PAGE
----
Applying lipstick is a womanly signifier; all three of the girls use lipstick at some point during their adventure. Sarah continues to use her costume lipstick throughout the labyrinth, drawing arrows, trying to help her go the right way. At one point Jareth tries to detour Sarah from finding the Goblin City “Go back to your room. Play with your toys and your costumes. Forget about the baby”. It is Sarah’s test of maturity to do the right thing and find her brother. The Dark Queen’s clock people put lipstick on Helena when she is having her make over. Rosaleen’s sister yells at her the very beginning of the story for stealing her lipstick. Again Rosaleen re applies the lipstick after she climbs the tree and looks in the mirror in the nest with eggs. The eggs are symbolic of fertility and the bold red lipstick could symbolize menstruation. The girls transform visually as well as internally to young women.
Mirrors are used to reflect one’s image. All of the three girls appear vain at first glance. When we first meet Sarah she is distressed that she is stuck babysitting. “Practically a slave” she mutters to herself as her father and stepmother leave. She looks in the mirror and wishes the Goblin King would come and take her away. Sarah trudges around the labyrinth trying to find the Goblin City. In great frustration after realizing nothing is what it seems, yells, “It’s not fair!” Jareth replies, “You say that so often Sarah, I am beginning to wonder what your basis is for comparison. The Dark Queen mistakes Helena as the Princess of Land of Shadows. This is an affirmation that how she carries herself gives off an appearance of royalty. Rosaleen’s mother warns her daughter ‘that her Granny spoils her too much…making you think you are something special… running around in that red shawl’. All the girls appear as spoiled, defiant children before they begin on their journey.Mirrors can also symbolize inner reflection, the girls except Rosaleen are given the opportunity to reflect on the journey and safely return home a new woman. A bad peach poisons Sarah and she falls into dream like trans at a ball. She smashes the mirror; symbolizing her growth from the vain young child she was prior. After Sarah has arrived at the Goblin City she tells Jareth “You have no power over me” and the castle falls apart, letting her wake up in her bed at home. Helena in the end apologizes to her parents for her horrible behavior. Helena being able to admit she has done wrong shows how she has matured. Sadly Rosaleen does see her self in the mirror that she finds in the bird’s nest however it does not help her reflect and change her path. Rosaleen unlike the other girls, does not leave the nightmare, but wakes up into a real horror.These films all follow a young girl’s journey abandoning childhood and coming into adolescence. Sarah comes into her own person and grows up realizing the importance of her family. She causes the castle to crumble to pieces when she has a revelation and reiterates the script to Jareth, “You have no power over me” repeatedly. Helena uses the powers of the MirrorMask and her own powers from her drawings to banish the Princess. She realizes what an ungrateful witch she has been to her parents and apologizes, in true adult form. Rosaleen is the one of the three girls who is probably is guided most throughout the film. Sadly she does not get a second chance to right her wrongs. Rosaleen turns into a wolf in her dream, only to awake to her German Sheppard coming at her. Fairy tales have the ability to take on a much deeper meaning than would appear on the surface. These films have that power in being a lot more significant than simply a few lost girls. They take on issues of femininity, coming in adolescence, and finding identity.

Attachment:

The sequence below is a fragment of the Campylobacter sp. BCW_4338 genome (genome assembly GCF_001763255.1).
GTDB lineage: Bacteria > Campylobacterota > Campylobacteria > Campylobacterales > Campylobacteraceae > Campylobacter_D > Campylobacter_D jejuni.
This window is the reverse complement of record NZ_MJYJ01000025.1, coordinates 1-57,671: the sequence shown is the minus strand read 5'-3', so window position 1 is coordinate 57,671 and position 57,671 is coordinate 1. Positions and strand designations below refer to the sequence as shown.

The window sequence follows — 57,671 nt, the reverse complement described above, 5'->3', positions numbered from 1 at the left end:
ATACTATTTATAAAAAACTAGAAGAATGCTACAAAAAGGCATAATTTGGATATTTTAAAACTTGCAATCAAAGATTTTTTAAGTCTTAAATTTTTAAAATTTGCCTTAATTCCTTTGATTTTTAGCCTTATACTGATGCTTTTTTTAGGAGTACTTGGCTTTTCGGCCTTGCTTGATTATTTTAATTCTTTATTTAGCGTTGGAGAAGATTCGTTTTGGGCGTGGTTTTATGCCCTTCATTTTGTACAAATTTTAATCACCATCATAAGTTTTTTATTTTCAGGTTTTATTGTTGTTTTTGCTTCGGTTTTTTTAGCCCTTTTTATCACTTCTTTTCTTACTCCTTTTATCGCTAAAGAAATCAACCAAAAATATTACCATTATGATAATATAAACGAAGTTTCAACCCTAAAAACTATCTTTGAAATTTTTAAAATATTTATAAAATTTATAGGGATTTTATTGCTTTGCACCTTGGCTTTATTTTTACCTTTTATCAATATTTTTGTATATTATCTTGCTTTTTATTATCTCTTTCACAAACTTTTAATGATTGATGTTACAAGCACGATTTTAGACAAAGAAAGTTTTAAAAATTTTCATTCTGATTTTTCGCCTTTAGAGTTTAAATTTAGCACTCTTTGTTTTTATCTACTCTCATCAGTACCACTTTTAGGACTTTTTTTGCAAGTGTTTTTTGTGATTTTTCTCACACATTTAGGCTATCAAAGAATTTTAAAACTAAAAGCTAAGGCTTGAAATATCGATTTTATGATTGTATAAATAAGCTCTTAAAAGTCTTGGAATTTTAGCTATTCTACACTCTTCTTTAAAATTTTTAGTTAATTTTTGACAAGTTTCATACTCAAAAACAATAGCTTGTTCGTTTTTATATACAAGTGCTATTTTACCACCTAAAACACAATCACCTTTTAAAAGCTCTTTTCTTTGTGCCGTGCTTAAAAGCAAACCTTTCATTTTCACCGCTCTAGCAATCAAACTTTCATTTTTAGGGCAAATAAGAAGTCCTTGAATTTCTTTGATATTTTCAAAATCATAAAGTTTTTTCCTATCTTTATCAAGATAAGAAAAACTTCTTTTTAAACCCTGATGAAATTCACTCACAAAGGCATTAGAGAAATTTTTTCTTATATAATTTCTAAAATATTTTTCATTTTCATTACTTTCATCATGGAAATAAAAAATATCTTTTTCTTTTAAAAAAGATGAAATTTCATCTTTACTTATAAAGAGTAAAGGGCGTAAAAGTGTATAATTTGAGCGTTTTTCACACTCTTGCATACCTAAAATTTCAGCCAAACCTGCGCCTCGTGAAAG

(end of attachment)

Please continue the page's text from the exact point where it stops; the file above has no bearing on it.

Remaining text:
Works Cited
Bacchilega, Cristina. Postmodern Fairy Tales: Gender and Narrative StrategiesUniversity of Pennsylvania PressPhiladelphia, 1997. 61-62.
Farrer, Claire R. Kay Stone. Woman Hating. “Things Walt Disney Never Told Us." Wonten and Folklore. Austin: University of Texas Press, 1975. 42-50.
Kolbenschlag, Madonna. Kiss Sleeping Beauty Good-Bye New York: Doubleday, 1979.
Zipes, Jack. “Breaking the Disney Spell.” Fairy Tale as Myth: Myth as Fairy Tale. Univ. Press of Kentucky, 1994.
The Company of Wolves. Dir. Neil Jordan. Perf. Sarah Patterson. DVD. Cannon, 1984.
The Labyrinth. Dir. Jim Henson. Perf. David Bowie and Jennifer Connelly. DVD. Tri Star Pictures, 1986.
MirrorMask. Dir. Dave McKean. Perf. Stephanie Leonidas. DVD. Destination Films, 2005.

She treats me like a wicked stepmother in a fairy story, no matter what I say.

- Sarah’s Stepmother in 
The Labyrinth